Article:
Bryan C. Skarlatos quoted in "International Tax Cases To Watch In 2019", Law360

The Internal Revenue Service is facing several high-stakes cases in the coming year that concern whether the agency abused its discretion in reallocating income to U.S. entities from their foreign affiliates.

The Internal Revenue Service is facing several high-stakes cases in the coming year that concern whether the agency abused its discretion in reallocating income to U.S. entities from their foreign affiliates.

More than just taxable income is on the line in some of the cases. For example, chipmaker Altera is challenging the validity of a set of the agency's cost-sharing regulations, and a Coca-Cola case raises the question of whether the IRS can turn its back on a transfer pricing method after allowing it for years under an expired agreement.

At stake in Medtronic, along with a $1.36 billion tax deficiency, is the question of how much discretion a company has in applying the comparable uncontrolled price method, long favored by judges in transfer pricing cases.

Here are five international tax cases worth watching in 2019.

Altera’s Second Challenge to Cost-Sharing Rules

This closely watched case centers on a challenge brought by Altera Corp., an Intel subsidiary, against an IRS regulation that requires businesses to include stock-based compensation in their cost-sharing agreements with related parties.

California-based Altera had brought its case in response to deficiency notices saying payments from a Cayman Islands subsidiary under an agreement to share research and development costs were short $80 million in light of the cost-sharing rule. The U.S. Tax Court invalidated the regulation in July 2015 in a decision that is now on appeal before the Ninth Circuit.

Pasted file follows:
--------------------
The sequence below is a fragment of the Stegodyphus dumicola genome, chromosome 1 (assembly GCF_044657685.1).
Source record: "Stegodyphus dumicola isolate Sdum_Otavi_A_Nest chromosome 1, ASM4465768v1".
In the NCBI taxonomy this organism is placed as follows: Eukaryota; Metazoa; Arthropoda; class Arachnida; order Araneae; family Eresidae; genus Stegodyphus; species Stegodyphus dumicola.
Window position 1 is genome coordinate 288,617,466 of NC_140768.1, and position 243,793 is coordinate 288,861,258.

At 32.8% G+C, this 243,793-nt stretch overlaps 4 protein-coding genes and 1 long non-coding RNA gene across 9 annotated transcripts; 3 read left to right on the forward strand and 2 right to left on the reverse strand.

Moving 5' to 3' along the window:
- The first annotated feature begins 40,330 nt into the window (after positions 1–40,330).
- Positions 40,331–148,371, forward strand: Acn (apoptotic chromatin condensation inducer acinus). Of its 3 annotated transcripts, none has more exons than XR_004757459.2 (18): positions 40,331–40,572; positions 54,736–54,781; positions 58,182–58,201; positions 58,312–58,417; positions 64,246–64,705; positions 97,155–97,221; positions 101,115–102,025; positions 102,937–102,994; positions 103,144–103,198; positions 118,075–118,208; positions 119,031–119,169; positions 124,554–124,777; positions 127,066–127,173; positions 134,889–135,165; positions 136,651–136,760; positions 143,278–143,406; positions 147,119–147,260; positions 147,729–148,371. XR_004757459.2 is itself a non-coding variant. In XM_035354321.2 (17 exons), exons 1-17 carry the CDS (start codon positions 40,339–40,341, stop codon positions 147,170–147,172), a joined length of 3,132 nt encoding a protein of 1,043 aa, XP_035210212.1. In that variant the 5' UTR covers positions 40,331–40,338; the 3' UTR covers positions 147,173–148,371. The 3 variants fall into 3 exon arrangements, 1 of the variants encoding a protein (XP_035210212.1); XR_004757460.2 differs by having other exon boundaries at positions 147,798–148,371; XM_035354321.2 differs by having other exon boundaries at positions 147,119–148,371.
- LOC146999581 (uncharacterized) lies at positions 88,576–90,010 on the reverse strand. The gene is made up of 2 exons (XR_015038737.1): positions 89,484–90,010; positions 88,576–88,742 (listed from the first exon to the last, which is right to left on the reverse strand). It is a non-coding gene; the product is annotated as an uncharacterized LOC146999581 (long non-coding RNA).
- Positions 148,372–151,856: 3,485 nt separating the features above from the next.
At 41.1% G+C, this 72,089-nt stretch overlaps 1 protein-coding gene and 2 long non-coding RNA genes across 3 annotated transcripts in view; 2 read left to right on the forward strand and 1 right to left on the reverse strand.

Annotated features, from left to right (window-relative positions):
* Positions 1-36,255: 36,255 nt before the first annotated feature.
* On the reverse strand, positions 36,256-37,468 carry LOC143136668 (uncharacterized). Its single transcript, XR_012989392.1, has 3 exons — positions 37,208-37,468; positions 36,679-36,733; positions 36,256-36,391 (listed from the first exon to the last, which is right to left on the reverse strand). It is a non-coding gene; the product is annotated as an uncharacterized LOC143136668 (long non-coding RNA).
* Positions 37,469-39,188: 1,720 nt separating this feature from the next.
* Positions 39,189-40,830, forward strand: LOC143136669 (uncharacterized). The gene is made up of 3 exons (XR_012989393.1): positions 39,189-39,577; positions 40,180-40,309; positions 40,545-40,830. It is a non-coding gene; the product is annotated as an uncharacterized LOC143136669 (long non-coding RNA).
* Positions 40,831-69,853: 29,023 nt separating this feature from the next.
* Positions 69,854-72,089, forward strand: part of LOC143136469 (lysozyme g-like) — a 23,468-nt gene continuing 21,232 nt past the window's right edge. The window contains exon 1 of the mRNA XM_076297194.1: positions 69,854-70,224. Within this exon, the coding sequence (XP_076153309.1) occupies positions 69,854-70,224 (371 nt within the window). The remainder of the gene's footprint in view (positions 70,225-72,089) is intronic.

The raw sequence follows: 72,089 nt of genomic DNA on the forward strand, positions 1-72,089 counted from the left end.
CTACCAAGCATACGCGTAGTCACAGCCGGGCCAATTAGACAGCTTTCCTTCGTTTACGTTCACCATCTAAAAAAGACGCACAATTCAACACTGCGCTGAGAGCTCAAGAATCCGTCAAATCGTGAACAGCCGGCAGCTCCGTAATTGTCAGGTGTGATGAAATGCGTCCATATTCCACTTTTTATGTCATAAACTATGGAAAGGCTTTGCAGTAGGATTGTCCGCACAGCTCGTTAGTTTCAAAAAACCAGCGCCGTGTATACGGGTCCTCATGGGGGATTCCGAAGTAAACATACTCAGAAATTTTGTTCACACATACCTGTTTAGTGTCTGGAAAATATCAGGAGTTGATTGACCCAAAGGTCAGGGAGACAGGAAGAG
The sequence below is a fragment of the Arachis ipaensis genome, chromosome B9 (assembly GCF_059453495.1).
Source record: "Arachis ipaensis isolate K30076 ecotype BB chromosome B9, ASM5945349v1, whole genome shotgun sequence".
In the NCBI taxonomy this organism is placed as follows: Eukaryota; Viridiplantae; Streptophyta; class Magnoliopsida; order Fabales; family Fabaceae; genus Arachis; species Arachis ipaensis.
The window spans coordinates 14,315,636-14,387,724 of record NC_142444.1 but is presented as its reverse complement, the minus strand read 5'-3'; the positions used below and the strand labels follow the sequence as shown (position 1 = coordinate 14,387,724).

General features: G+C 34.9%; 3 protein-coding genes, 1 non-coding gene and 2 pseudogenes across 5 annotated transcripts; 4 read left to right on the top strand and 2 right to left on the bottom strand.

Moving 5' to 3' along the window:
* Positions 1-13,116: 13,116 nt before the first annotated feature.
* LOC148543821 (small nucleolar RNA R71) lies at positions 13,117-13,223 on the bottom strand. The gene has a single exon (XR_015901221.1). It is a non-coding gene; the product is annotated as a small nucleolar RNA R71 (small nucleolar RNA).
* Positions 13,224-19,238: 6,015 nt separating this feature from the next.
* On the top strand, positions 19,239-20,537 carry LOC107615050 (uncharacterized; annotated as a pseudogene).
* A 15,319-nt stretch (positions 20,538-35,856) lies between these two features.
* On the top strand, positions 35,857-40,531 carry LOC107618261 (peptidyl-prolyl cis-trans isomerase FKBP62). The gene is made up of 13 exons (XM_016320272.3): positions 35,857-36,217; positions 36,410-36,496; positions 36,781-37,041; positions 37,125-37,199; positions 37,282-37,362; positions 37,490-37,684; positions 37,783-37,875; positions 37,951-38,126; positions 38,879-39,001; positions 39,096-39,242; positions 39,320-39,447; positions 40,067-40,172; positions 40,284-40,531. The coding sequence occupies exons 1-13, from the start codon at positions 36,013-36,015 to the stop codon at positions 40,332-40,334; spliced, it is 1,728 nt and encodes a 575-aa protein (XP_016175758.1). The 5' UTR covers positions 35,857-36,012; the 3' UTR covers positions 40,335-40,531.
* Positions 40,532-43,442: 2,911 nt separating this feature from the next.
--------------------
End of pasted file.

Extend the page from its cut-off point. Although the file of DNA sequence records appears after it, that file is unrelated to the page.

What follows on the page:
The appeal goes to fundamental questions about the arm’s-length standard. Altera maintains the IRS ignored evidence in the form of agreements between unrelated parties that didn’t require sharing stock option costs, while the IRS argues that those agreements don’t resemble cost sharing and that true arm’s-length behavior would be to share stock option costs. A government attorney said during oral arguments in October that the appeal boils down to “what does arm’s-length mean, and who gets to say what it means?”

The arguments were the second round in the appeal, which has an unusual history. Judge Stephen Reinhardt, who had heard the first round of arguments in the case, died in March, but the court issued an opinion siding with the government in July, saying he had “fully participated” in the case as one of the 2-1 majority. Then the court withdrew the ruling in August, saying it wanted to allow a reconstituted panel to consider the case.

In the withdrawn decision, the majority on the Ninth Circuit panel disagreed with the U.S. Tax Court’s conclusion that the IRS had ignored significant evidence and public comments while issuing its cost-sharing rule.

During the October oral arguments, the new panel — which includes Judge Susan Graber, appointed to the case after the death of Judge Reinhardt — didn’t seem to focus much on rulemaking requirements under the Administrative Procedure Act, or APA, according to Kostelanetz and Fink LLP partner Bryan Skarlatos.

Based on that observation, he said the opinion from the new panel is likely to be the same as the withdrawn decision.

“Judge Graber did not seem to really get into the specific requirements under the APA, and that is the heart of the taxpayer’s case,” Skarlatos said.

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